Here's the jig I ended up designing.  I'll use the toner-transfer method to produce a PCB (with the top/red layer only) once I get approval from the "this makes sense" committee.

As a future project, it would be nice to ditch the physical switch and substitute that action for something the USBtinyISP could directly control.  What I envision would consist of perhaps an I2C-addressable register that would be set or cleared based on some combination or pattern of signals from the USBtinyISP.  With such a register, I could write a program to bit-bang the appropriate data from the USBtinyISP to switch that bit.  Or, perhaps I could use the GPIO pins on the Raspberry Pi to provide the whole feature set I need.  Once the electronics are done, I would write a script that incorporates the appropriate avrdude commands to write the firmware and check for validity of the output.  AVRdude outputs error messages when appropriate, but if it's something like a "Byte mismatch at 0x308: 0xFF != 0x37", then I tend to miss it (since it's not highlighted a different color on the terminal) and continue to work with the board, wondering why it's screwing up.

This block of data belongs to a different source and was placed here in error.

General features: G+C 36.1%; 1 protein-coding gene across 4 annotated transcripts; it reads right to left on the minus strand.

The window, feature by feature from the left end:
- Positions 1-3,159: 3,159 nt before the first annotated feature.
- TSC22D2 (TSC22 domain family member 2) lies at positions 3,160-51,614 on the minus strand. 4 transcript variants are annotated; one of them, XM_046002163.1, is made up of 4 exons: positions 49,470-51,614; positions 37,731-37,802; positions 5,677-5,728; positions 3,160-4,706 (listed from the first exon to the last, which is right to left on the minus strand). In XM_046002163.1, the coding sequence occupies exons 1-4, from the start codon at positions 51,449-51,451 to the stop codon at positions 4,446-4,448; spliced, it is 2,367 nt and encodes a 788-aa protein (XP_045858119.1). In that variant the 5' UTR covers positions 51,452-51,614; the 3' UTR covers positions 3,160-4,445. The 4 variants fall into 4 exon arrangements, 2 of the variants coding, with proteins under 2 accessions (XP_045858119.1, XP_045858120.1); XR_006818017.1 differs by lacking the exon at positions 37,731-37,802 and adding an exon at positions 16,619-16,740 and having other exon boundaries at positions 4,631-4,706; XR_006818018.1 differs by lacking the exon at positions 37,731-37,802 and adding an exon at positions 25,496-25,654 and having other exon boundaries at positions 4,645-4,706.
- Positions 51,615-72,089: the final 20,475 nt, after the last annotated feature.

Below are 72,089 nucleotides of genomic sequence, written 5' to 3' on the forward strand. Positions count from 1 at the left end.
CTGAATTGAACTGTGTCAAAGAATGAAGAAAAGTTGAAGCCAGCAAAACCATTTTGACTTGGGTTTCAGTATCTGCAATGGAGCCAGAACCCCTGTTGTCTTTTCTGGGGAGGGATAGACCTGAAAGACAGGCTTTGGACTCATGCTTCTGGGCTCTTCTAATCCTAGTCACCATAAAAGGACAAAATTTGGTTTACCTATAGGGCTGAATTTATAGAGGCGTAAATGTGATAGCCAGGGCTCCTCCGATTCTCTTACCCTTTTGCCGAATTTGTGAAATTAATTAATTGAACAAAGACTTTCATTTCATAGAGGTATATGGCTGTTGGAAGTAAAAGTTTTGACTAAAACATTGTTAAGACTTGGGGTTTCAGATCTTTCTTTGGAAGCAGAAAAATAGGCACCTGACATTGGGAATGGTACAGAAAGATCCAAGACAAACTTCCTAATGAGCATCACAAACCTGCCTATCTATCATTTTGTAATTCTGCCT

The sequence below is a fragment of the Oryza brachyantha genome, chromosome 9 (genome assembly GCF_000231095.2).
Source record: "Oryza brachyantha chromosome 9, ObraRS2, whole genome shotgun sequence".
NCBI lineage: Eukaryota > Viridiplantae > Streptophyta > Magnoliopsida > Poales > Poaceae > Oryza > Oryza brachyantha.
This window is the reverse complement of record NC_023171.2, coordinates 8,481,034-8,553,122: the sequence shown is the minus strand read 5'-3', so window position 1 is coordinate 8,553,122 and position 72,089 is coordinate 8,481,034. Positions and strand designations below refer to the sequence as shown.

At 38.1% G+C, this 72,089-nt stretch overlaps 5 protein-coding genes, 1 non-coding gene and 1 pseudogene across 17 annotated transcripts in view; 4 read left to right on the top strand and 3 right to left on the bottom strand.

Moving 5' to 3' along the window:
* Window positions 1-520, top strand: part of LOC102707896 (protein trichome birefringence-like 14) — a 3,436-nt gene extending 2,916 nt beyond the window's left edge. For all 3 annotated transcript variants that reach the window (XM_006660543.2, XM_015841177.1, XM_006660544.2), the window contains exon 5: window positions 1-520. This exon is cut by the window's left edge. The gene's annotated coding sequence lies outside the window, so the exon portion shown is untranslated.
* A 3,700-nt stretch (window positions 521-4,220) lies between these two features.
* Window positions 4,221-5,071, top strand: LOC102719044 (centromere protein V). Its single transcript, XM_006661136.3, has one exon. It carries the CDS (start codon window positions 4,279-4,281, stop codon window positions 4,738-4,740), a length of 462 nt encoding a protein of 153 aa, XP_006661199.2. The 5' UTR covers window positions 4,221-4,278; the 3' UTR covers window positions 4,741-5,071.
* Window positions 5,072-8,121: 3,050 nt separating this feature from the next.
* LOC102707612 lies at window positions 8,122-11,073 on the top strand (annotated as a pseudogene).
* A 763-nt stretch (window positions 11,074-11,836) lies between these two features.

The circuit in a form that actually works.  Only MOSI & RST are going through the AND gates.

No comments:

Post a Comment